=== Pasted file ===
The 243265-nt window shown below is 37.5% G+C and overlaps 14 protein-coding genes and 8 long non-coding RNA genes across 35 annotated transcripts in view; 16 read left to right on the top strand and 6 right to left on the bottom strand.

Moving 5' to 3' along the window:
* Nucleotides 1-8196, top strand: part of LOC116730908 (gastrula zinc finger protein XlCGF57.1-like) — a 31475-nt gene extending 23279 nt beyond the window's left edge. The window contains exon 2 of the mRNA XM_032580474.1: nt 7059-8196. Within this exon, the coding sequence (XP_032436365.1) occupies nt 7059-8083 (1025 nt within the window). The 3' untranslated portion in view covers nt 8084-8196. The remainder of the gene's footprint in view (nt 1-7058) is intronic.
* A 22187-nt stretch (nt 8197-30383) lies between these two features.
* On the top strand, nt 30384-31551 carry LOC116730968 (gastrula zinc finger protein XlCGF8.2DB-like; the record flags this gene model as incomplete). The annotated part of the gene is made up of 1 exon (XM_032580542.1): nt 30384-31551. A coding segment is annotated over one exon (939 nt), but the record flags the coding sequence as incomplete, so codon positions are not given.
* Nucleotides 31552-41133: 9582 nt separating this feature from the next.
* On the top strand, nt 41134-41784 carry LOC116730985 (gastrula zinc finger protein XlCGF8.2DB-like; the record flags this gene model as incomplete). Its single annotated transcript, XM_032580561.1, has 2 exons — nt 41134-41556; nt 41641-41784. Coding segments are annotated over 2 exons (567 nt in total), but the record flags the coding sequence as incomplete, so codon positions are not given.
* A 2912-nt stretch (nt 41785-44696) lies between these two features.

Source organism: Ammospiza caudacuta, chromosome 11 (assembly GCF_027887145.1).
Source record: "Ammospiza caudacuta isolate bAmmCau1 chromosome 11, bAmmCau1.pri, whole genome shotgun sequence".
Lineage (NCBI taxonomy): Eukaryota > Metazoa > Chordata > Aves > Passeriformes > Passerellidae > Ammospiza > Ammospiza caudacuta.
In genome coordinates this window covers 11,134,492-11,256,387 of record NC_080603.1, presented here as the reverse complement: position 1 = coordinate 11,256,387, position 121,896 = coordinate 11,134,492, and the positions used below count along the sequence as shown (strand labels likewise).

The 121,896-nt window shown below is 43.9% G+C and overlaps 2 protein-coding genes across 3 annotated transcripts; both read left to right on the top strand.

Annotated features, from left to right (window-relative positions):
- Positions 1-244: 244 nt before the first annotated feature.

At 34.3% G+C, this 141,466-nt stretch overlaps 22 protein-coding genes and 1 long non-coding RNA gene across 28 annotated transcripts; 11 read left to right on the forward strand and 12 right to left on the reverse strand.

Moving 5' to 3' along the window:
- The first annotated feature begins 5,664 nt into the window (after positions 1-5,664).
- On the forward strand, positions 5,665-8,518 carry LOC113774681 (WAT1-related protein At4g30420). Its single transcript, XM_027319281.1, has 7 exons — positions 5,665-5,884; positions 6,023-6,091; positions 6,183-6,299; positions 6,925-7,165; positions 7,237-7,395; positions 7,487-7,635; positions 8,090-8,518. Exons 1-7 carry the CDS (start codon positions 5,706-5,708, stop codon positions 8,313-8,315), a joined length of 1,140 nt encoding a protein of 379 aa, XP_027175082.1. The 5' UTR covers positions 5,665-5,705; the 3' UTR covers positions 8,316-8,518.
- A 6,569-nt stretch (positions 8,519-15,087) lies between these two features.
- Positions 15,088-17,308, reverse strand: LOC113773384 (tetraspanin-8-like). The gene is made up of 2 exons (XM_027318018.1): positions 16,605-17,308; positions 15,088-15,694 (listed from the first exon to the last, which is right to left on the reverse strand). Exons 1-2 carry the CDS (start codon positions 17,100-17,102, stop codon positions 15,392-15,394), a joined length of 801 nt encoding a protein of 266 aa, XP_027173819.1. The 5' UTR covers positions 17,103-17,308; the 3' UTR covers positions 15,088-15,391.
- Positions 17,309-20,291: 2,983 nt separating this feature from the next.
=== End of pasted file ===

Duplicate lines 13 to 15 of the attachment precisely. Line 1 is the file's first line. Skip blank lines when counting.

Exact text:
The 121,896-nt window shown below is 43.9% G+C and overlaps 2 protein-coding genes across 3 annotated transcripts; both read left to right on the top strand.

Annotated features, from left to right (window-relative positions):
- Positions 1-244: 244 nt before the first annotated feature.